Embser: Was there a culture around photobooks? For example, for Black American photographers, specifically, there is an iconography that emanates from The Sweet Flypaper of Life [Simon & Schuster, 1955]. In the UK, were there any similar books that held the same power for Black British artists?

Sealy: For me, it was Ernest Cole’s House of Bondage [Random House, 1967]. In the UK, we were much more focused on what was happening in South Africa, especially in the ’80s, with the ANC, the demonstrations in Trafalgar Square every day, with the popular culture being really aligned with the ideas of people like Steve Biko and Nelson Mandela, who was still in jail. Sweet Flypaper was in the conversation, absolutely. But to actually see it, to get hold of it, I don’t think I actually saw an original copy in the flesh until I knew what I was looking for—it was not something you could find with ease.

Covers of Eileen Perrier and Maxine Walker (Autograph ABP, 1999)

Embser: Autograph began publishing books soon after the organization was founded. Were books a way to allow projects to travel beyond the space of an exhibition?

Sealy: The most important thing that we did was publish. I always thought that publishing was kind of the cherry, the golden fleece of a cultural organization—if we could get there, in a meaningful way. I was very keen to make sure that everything had an ISBN, because if they have an ISBN, you legally have to register them with the British Library: it lives forever, rather than the ephemeral nature of an exhibition coming up and down and being left with an invite card and the memory of people, or a review.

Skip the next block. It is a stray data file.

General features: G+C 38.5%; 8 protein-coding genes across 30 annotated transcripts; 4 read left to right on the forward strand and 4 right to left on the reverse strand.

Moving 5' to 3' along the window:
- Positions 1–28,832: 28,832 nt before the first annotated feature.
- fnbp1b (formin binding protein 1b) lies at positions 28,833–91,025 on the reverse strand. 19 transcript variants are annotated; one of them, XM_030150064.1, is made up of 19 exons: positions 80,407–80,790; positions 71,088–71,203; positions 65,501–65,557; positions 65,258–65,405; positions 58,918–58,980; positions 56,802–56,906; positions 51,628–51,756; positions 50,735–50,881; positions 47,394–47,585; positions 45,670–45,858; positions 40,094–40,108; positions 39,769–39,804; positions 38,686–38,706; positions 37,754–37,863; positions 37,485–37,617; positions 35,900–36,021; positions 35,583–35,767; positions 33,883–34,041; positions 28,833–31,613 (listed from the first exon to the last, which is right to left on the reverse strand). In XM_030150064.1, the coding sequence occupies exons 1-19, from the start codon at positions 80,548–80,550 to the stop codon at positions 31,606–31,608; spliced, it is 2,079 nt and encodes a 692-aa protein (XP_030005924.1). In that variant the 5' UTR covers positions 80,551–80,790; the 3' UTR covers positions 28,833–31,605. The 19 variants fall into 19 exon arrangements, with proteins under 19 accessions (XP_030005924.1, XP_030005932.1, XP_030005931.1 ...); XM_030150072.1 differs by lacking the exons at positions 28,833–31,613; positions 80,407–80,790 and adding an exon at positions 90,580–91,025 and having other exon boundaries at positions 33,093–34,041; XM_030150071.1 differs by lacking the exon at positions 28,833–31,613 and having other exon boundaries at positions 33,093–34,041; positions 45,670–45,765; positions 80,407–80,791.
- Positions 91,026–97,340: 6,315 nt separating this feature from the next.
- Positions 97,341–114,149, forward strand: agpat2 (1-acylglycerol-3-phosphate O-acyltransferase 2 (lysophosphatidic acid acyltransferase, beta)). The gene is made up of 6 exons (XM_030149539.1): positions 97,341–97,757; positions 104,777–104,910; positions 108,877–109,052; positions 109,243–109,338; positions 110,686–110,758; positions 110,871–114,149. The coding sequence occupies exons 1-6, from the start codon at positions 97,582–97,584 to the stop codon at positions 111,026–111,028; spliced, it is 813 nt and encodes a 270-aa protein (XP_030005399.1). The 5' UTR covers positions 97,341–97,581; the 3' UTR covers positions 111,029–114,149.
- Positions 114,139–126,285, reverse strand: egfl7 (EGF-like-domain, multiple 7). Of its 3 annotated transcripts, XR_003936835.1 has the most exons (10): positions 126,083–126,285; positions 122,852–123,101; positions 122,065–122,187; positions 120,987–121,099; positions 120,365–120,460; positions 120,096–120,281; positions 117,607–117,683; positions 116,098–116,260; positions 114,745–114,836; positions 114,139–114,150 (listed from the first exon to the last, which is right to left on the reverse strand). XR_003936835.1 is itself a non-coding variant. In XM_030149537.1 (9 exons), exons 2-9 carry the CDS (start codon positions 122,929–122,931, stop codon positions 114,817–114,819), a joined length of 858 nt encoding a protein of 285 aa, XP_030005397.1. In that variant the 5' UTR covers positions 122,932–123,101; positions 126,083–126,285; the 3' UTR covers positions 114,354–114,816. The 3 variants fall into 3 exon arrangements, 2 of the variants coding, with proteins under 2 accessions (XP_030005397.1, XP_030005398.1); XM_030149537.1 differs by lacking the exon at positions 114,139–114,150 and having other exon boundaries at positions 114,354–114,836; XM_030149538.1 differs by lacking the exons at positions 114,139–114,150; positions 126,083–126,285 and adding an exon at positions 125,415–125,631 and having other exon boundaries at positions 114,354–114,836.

It was very difficult to go out into the world and sell exhibitions in London, Manchester, or Liverpool, of Black photographers’ works, because the answer would be, “It’s not very good,” or, “We don’t have an audience for that,” or “Why would we do it?” It was very, very derogatory in terms of the reception of the work. So the book was a way of at least, then, syndicating their work—get them out there, and then they’ll become alive in the world.

Embser: It’s interesting that you emphasize the ISBN, because I was able to find Autograph’s books on WorldCat and Amazon because of that—they exist in the tentacles of the internet as a result of this data that you entered early on.

Sealy: Yeah, thank God.

Maxine Walker, Cleansing, 1991
Maxine Walker, Cleansing, 1991, from the series Black Beauty
Courtesy the artist and Autograph, London

Embser: In the late ’90s, Autograph did a number of small monographs that were between twenty or thirty pages each, for example, by Eileen Perrier and Maxine Walker [both 1999]. Were those small books among their first artist publications?

Sealy: Absolutely. In many instances, that monograph series, I think, is really important. I think that is one of the first monograph series dedicated to Black photographers.

Embser: And did those publications often arise on the occasion of an exhibition that Autograph had organized, or were they separate initiatives?

Sealy: Often it was just, “You’ve got enough work, let’s do it.” Or we would commission a new body of work and find a permanent way to record it.